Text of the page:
“The problem is not that the statute is incomplete, it is that the Supreme Court refuses to carry out strict statutory construction of the words of the statute, as it does in other areas of law, like the tax code.” – Sherry Knowles
Reactions to the framework were mixed. While many are delighted that the issue seems to be getting real attention on Capitol Hill, others are skeptical of some of the proposals. For example, Russ Slifer, former Deputy Director of the United States Patent and Trademark Office (USPTO), described the framework as “a big swing and a miss”:
Waiting for Congress to help is often the worst course of action. The result, if there is one, includes too many compromises that just lead to new unintended issues. The Senate Judiciary Subcommittee on Intellectual Property’s draft outline for patent eligibility is a prime example. I applaud the subcommittee for trying to hit the ball out of the park, but this is a big swing and a miss.
Recognizing that court created judicial exceptions to the patent statute have resulted in an unworkable patent was an important start. The outline, however, merely changes the exceptions from judicially created to legislative exceptions. Codification of the court’s exceptions just embeds them for generations into the law, while allowing the courts to “interpret” them.
I envision a long line of cases interpreting the statute to determine what is a Fundamental scientific principle, Product that Exist solely and exclusively in nature, Pure mathematical formulas, Economic or commercial principles, or Mental activities. How can a court ignore all the precedential opinions already on the books? Just think about the Supreme Court answering the simple question of what constitutes generic technical language or generic functional language. We can do better than compromising the patent system further! – Russ Slifer
Others were more generous and applauded Tillis, Coons and the relevant members of the House for taking action:
The most important and immediate goals for reforming patent eligibility are predictability, predictability and predictability. This framework, coming from legislators who understand the value to our country of a robust and sensible patent system, is exactly the right approach. It will restore much-needed certainty to the acquisition and enforcement of patent rights, reducing costs for all stakeholders. – James Pooley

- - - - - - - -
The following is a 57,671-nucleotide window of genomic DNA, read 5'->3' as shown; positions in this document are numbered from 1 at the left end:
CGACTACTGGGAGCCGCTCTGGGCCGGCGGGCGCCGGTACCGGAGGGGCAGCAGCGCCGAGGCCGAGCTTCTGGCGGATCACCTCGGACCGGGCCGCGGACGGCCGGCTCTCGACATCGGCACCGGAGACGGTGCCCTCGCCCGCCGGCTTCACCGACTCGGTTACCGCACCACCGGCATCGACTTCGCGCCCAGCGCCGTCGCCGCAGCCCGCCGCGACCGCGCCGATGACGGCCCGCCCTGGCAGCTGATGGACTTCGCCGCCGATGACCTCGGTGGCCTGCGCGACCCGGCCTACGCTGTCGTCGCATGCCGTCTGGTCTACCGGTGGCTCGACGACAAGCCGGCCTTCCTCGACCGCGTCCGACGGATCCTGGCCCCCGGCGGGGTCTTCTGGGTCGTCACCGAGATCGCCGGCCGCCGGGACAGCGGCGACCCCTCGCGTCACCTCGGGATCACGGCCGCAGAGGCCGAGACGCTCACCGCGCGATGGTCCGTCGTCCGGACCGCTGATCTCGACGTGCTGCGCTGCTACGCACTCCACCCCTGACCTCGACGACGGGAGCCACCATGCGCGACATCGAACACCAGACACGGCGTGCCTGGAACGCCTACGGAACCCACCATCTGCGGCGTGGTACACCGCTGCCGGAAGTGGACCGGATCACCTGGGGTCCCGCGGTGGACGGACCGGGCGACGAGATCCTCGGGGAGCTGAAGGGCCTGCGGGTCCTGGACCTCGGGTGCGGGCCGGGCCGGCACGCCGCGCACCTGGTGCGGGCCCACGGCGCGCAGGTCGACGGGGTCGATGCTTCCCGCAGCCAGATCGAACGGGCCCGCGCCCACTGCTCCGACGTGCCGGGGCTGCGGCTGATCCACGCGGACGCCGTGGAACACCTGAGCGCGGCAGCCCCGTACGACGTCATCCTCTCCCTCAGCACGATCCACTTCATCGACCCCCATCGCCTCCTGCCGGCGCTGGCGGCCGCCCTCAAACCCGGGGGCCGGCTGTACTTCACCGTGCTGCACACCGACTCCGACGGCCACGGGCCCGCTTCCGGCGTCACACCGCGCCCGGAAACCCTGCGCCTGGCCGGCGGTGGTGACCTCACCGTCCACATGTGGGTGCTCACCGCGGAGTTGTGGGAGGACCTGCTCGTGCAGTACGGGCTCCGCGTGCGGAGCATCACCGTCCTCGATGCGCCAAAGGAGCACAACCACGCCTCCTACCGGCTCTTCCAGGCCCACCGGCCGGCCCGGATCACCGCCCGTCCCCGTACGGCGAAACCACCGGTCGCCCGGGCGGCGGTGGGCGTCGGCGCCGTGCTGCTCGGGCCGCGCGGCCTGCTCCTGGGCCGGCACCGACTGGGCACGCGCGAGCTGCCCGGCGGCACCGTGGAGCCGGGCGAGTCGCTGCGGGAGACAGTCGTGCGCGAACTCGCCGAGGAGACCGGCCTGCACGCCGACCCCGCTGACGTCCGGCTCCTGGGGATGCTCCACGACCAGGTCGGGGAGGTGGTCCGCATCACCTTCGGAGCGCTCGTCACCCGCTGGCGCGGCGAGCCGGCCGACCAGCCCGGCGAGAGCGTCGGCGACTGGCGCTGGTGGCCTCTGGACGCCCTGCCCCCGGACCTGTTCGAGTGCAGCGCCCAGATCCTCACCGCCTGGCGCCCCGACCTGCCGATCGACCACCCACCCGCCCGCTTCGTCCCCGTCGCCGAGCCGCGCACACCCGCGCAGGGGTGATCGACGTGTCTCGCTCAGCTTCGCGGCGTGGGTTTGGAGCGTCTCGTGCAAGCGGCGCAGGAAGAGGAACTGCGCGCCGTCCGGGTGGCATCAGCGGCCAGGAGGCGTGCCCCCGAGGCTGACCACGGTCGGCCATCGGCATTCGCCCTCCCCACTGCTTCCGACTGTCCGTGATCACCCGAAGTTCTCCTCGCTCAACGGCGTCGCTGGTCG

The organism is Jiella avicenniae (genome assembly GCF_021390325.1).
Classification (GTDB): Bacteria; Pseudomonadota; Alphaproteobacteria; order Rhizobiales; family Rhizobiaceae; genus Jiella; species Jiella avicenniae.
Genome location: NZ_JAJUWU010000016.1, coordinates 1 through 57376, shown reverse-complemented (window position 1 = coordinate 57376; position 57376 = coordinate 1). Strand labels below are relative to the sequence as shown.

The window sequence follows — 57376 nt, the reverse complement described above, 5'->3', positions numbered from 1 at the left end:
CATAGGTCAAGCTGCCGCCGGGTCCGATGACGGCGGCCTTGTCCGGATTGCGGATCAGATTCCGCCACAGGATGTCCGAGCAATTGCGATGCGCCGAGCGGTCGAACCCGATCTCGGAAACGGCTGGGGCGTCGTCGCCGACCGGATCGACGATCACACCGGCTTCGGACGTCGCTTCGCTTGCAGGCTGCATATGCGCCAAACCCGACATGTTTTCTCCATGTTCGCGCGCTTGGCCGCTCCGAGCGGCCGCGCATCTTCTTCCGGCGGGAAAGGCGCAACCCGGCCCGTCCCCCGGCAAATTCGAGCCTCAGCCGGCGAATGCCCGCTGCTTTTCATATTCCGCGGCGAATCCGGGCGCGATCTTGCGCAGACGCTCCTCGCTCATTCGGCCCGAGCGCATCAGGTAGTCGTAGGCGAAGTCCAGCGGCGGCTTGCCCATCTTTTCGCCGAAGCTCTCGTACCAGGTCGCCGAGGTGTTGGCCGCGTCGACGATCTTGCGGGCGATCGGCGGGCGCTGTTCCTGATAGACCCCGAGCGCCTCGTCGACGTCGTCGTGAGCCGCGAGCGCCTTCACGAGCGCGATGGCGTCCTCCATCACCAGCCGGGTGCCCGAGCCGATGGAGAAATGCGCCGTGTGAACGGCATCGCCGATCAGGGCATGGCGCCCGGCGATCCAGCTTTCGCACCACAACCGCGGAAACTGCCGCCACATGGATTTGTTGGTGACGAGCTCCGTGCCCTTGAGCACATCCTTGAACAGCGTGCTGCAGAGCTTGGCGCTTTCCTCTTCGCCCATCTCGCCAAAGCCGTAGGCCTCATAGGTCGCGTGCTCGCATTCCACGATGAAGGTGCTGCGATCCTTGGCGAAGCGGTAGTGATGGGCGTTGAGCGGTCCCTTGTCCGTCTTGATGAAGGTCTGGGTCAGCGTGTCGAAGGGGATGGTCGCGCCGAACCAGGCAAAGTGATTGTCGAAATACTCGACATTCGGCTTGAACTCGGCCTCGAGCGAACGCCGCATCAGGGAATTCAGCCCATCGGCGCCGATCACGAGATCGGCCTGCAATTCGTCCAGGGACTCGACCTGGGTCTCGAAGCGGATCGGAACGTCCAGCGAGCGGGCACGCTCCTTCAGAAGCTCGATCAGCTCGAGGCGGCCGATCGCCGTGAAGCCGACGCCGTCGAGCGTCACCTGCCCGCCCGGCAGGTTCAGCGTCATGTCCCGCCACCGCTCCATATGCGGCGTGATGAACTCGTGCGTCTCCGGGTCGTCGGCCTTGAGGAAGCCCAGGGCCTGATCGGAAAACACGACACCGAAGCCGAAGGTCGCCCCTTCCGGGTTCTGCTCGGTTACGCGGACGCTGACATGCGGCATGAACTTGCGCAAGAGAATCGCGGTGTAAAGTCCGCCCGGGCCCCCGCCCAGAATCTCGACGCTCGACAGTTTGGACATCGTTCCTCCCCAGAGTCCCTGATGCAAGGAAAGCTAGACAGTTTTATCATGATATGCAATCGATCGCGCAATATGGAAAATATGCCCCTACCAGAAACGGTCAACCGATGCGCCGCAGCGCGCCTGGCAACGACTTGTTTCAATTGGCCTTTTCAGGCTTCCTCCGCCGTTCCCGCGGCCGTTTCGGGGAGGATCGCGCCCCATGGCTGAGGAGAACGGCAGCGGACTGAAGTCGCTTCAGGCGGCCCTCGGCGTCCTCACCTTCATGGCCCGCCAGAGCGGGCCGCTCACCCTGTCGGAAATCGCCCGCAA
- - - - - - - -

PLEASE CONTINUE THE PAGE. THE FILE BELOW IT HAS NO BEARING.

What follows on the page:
From the Hill: Staffers Seem Open to Comments
Having attended the meeting on the Hill yesterday in which the framework was released and discussed prior to being circulated to the public, Todd Dickinson of Polsinelli, and the former USPTO Director, said that he can understand how those seeing the proposal without having taken part in the dialogue might be alarmed. “There are still some big questions to answer, but I left the meeting encouraged by the momentum,” Dickinson told IPWatchdog. The discussion, which he described as decidedly “more lawyerly” than previous meetings on the topic, included staffers for both the House and Senate, and from both political parties, which “is a good sign that there is a continued intention to do something,” he said.
The 40-plus attendees of the meeting asked a range of questions and, in many cases, the staffers seemed open to taking the comments under consideration. Some of the sticking points were around how to apply the “practical application test” to ensure the defined categories of exceptions to patentable subject matter are construed narrowly and what the methodology is going to be for revising the framework as comments come in. Dickinson was particularly curious about the implications and possible interpretations of the framework’s inclusion of “products that exist solely and exclusively in nature” and “pure mathematical formulas” as exceptions.
Though encouraged by the bicameral, bipartisan effort, Dickinson noted comments questioning whether Section 112 should also be fixed, and the relative silence of those present from the tech industry. If efforts get sidetracked by additional reforms, or concerns are brought up down the line by particular industries, it could prolong debate. “They still have a lot to work through,” Dickinson said. “Who knows how long it will take?”
Sherry Knowles, Founder of Knowles Intellectual Property Strategies and former Senior Vice President and Chief Patent Counsel at GlaxoSmithKline, said that, while she “appreciates the efforts” of the Senators and Representatives involved, “to address the extreme problems caused by the Supreme Court’s case law, which is inconsistent with the current statute,” she “would urge the Senators and Representatives to support recodifying Section 101 with the following wording:
Whoever invents or applies a discovery which results in any new and useful process, machine, manufacture or composition of matter, or any new and useful improvement thereof, may obtain a patent therefor, subject to the conditions and requirements of this title. Judicial exceptions to this statute are expressly prohibited, and instead, the Court is required to carry out strict statutory construction.
I am against a defined, closed set of categories of excluded subject matter because they could lead to unmeasurable mischief by the Supreme Court, which could consider that they are in essence, codifying their exceptions. “Fundamental scientific principles” can be construed by the Court to indicate a codification and approval of their “abstract ideas” or “law of nature” tests and they will decide cases in the same way they have been. Likewise, the “Products that exist solely and exclusively in nature” category would be construed by the Court to affirm the Myriad decision. The proposed excluded categories are fraught with vagueness, and would be an invitation to the Courts to create more difficult law. I appreciate the suggestions by the Senators and Representatives to add “instructions” on how to apply their exclusions (therefore codifying exceptions “plus”), however, my concern remains.